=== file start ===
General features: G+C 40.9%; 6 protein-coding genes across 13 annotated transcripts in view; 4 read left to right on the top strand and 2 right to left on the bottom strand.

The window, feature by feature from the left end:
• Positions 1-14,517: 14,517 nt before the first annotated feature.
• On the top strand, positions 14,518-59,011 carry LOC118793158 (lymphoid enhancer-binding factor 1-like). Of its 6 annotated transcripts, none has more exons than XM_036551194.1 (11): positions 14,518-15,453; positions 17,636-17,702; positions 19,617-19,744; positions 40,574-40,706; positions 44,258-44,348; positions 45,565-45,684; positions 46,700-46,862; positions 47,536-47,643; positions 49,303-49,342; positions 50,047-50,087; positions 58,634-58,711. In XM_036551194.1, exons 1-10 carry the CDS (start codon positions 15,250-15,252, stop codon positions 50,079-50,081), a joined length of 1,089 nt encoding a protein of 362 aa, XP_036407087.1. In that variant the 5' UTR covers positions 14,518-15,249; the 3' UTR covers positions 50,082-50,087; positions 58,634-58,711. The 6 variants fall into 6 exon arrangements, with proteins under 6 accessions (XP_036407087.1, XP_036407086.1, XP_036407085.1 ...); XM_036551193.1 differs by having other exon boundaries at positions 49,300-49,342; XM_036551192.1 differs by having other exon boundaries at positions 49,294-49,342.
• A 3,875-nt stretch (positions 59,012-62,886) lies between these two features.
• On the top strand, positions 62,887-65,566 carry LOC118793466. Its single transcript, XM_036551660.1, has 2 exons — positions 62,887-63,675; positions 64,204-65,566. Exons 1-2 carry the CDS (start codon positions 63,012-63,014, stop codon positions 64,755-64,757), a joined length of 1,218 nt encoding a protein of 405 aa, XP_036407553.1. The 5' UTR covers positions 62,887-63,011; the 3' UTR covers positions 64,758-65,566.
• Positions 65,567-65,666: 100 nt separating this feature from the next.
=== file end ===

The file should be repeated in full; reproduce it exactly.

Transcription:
General features: G+C 40.9%; 6 protein-coding genes across 13 annotated transcripts in view; 4 read left to right on the top strand and 2 right to left on the bottom strand.

The window, feature by feature from the left end:
• Positions 1-14,517: 14,517 nt before the first annotated feature.
• On the top strand, positions 14,518-59,011 carry LOC118793158 (lymphoid enhancer-binding factor 1-like). Of its 6 annotated transcripts, none has more exons than XM_036551194.1 (11): positions 14,518-15,453; positions 17,636-17,702; positions 19,617-19,744; positions 40,574-40,706; positions 44,258-44,348; positions 45,565-45,684; positions 46,700-46,862; positions 47,536-47,643; positions 49,303-49,342; positions 50,047-50,087; positions 58,634-58,711. In XM_036551194.1, exons 1-10 carry the CDS (start codon positions 15,250-15,252, stop codon positions 50,079-50,081), a joined length of 1,089 nt encoding a protein of 362 aa, XP_036407087.1. In that variant the 5' UTR covers positions 14,518-15,249; the 3' UTR covers positions 50,082-50,087; positions 58,634-58,711. The 6 variants fall into 6 exon arrangements, with proteins under 6 accessions (XP_036407087.1, XP_036407086.1, XP_036407085.1 ...); XM_036551193.1 differs by having other exon boundaries at positions 49,300-49,342; XM_036551192.1 differs by having other exon boundaries at positions 49,294-49,342.
• A 3,875-nt stretch (positions 59,012-62,886) lies between these two features.
• On the top strand, positions 62,887-65,566 carry LOC118793466. Its single transcript, XM_036551660.1, has 2 exons — positions 62,887-63,675; positions 64,204-65,566. Exons 1-2 carry the CDS (start codon positions 63,012-63,014, stop codon positions 64,755-64,757), a joined length of 1,218 nt encoding a protein of 405 aa, XP_036407553.1. The 5' UTR covers positions 62,887-63,011; the 3' UTR covers positions 64,758-65,566.
• Positions 65,567-65,666: 100 nt separating this feature from the next.